To keep a good high-speed signal quality from driver to receiver on a PCB is not an easy task for designers. One of the most challenging issues is managing the propagation delay and relative time delay mismatches. Let me take you through the process...
What IC designers do to help us route high-speed PCBs
PCB designers typically have little or no experience with SPICE applications. No worries, follow along with me and get to know your SPICEs!
Zuken has been developing PCB design tools for the automotive market for years. With automotive electronics worth over $200 billion globally, and growing every day, Zuken is preparing for a brave new world of smart cars, and autonomous and electric vehicles.
I don’t think I’m generalizing when I say that designers working on complex high speed designs really don’t want to expend a lot of time and effort dealing with power integrity problems. And they especially don’t want to do it using tools that are detached from their design flow. In today’s complex PCBs, we’re talking advanced processors, complex FPGAs and superfast memories, which all share various voltage ranges.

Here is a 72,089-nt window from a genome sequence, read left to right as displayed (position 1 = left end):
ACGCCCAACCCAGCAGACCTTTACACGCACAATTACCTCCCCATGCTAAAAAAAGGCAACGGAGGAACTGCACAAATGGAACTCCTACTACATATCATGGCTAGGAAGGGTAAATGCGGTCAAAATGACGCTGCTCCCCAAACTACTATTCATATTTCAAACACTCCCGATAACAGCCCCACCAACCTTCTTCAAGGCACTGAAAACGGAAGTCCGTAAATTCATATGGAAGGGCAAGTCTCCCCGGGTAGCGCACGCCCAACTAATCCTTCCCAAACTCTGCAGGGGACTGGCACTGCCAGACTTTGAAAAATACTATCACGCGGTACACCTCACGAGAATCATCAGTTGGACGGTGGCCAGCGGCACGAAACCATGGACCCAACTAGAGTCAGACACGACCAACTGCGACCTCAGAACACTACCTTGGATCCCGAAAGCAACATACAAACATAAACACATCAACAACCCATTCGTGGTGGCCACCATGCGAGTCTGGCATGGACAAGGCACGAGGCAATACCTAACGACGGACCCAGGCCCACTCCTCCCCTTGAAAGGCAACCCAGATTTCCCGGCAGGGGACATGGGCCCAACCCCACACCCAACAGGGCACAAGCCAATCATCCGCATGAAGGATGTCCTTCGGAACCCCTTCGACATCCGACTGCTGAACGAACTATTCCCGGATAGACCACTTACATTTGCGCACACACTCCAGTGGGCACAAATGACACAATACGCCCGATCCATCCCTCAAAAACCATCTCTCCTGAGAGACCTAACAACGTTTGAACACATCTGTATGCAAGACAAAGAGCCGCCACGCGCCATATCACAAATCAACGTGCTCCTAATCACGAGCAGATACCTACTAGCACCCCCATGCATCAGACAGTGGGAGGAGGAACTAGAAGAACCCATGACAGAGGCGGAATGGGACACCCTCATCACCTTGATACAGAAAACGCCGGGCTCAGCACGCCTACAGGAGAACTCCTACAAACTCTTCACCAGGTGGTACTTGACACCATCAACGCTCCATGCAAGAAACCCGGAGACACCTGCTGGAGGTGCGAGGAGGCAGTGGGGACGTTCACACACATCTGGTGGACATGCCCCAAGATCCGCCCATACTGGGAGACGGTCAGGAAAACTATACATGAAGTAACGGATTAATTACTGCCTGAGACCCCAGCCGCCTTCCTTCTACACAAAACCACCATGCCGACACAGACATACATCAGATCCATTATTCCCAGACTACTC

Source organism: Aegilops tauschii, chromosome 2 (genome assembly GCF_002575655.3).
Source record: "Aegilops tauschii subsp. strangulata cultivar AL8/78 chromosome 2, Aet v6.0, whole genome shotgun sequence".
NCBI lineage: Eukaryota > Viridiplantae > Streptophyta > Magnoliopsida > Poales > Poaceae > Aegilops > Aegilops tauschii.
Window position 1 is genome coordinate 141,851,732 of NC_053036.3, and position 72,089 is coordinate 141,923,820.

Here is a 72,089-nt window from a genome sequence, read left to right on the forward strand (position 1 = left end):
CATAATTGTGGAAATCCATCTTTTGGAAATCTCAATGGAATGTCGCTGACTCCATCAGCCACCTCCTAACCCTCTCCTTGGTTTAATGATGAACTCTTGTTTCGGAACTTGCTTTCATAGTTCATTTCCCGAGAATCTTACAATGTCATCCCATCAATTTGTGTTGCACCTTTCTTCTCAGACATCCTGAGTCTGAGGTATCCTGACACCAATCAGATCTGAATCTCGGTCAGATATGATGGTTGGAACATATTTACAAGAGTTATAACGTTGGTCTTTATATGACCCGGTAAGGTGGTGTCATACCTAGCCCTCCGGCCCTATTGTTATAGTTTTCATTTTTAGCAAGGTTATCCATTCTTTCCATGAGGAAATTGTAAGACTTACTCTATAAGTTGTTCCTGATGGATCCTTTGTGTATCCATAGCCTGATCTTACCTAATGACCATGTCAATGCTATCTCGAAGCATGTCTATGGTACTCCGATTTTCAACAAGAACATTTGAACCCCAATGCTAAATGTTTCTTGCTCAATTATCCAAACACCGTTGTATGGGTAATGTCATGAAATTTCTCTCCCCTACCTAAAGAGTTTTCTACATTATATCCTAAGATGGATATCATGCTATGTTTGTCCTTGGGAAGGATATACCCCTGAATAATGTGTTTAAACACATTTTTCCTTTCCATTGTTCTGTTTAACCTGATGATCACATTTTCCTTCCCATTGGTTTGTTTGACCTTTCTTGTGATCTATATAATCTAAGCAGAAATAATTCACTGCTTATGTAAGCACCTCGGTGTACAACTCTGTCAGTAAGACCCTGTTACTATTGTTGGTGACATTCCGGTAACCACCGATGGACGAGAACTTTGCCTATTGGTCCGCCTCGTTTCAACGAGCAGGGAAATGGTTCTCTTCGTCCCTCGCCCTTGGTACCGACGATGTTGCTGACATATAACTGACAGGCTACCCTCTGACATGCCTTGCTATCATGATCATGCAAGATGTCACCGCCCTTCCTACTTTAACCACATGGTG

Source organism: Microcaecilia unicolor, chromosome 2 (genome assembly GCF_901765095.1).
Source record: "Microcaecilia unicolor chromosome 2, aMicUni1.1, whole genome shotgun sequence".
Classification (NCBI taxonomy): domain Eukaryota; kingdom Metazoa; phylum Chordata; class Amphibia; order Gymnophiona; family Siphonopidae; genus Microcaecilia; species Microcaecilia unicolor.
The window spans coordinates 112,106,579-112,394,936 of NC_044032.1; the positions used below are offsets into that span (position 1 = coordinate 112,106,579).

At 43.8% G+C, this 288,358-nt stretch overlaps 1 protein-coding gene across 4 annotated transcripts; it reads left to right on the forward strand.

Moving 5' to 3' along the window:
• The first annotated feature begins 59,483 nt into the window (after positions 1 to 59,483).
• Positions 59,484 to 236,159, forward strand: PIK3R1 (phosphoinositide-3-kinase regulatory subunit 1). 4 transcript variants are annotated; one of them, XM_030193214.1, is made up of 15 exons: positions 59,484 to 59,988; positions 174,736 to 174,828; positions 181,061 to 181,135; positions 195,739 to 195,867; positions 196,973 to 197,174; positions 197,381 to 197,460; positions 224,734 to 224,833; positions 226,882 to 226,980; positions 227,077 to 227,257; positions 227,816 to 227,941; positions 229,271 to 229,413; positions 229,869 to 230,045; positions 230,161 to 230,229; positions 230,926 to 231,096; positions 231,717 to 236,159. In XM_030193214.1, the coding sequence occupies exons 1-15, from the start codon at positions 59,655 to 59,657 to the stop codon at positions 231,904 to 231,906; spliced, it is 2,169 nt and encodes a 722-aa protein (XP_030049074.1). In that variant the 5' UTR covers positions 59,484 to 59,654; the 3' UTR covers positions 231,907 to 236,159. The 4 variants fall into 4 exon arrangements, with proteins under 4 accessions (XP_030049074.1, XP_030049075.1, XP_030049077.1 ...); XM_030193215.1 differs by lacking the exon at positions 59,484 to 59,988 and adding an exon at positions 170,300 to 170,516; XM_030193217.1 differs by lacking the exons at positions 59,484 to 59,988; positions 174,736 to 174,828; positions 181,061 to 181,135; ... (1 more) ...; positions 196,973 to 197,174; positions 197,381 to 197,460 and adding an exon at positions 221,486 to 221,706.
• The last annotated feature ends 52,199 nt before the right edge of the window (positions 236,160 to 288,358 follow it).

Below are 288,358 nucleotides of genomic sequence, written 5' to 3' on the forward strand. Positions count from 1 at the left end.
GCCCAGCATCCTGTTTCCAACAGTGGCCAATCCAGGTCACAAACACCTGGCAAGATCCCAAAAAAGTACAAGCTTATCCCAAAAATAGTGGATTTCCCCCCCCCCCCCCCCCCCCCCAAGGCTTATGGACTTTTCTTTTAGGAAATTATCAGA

DDR4, the fourth generation of DDR SDRAM technology, is the latest and greatest SDRAM standard and will continue to be until the fifth generation is released. The new standard features a point-to-point architecture that offers superior timing margins.
Last week I introduced you to the concept of S-Parameters, and now I’m going to explain a bit more about measuring them and simulating with S-Parameter models.
I’d like to explain to you in straightforward terms what S-Parameters are and why they’re so useful. When I say “straightforward”, I mean that in a technical sense, but this is a specialised area. If you’re not designing high-speed PCBs, or you don’t know much about signal integrity, you might want to tune out now.